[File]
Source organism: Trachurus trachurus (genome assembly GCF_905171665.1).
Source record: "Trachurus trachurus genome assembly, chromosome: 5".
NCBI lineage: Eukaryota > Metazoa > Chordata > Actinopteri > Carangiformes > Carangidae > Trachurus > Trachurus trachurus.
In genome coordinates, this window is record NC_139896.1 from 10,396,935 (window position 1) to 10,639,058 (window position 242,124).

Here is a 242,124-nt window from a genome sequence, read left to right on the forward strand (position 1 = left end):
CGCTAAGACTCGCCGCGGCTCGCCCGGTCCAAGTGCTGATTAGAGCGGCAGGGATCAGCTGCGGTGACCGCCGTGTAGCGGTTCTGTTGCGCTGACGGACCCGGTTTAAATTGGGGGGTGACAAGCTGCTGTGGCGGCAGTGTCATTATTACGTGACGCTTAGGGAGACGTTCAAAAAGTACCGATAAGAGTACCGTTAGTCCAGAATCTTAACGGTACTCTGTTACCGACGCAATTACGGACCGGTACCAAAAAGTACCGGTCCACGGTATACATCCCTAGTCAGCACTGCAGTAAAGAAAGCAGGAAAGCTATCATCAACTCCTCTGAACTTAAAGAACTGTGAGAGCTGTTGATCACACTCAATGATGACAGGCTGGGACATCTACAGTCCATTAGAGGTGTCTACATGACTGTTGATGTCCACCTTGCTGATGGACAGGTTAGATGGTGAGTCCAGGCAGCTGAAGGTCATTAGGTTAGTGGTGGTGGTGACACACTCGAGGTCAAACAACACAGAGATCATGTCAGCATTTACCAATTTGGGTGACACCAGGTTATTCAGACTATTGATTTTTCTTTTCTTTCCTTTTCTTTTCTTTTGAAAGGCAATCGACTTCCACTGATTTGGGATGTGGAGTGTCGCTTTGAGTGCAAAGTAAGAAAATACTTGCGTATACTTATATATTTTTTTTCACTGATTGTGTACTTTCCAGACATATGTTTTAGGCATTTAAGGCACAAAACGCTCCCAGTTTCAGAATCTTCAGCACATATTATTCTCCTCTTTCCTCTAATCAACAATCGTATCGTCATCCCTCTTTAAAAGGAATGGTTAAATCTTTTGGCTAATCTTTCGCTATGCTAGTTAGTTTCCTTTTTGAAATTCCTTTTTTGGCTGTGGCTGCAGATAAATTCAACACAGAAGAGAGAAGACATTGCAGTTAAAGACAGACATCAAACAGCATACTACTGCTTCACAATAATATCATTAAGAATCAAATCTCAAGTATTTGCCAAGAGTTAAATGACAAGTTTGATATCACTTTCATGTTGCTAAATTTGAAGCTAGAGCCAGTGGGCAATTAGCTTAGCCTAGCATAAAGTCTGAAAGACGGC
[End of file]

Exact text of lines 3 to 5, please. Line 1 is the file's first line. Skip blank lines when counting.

NCBI lineage: Eukaryota > Metazoa > Chordata > Actinopteri > Carangiformes > Carangidae > Trachurus > Trachurus trachurus.
In genome coordinates, this window is record NC_139896.1 from 10,396,935 (window position 1) to 10,639,058 (window position 242,124).

Here is a 242,124-nt window from a genome sequence, read left to right on the forward strand (position 1 = left end):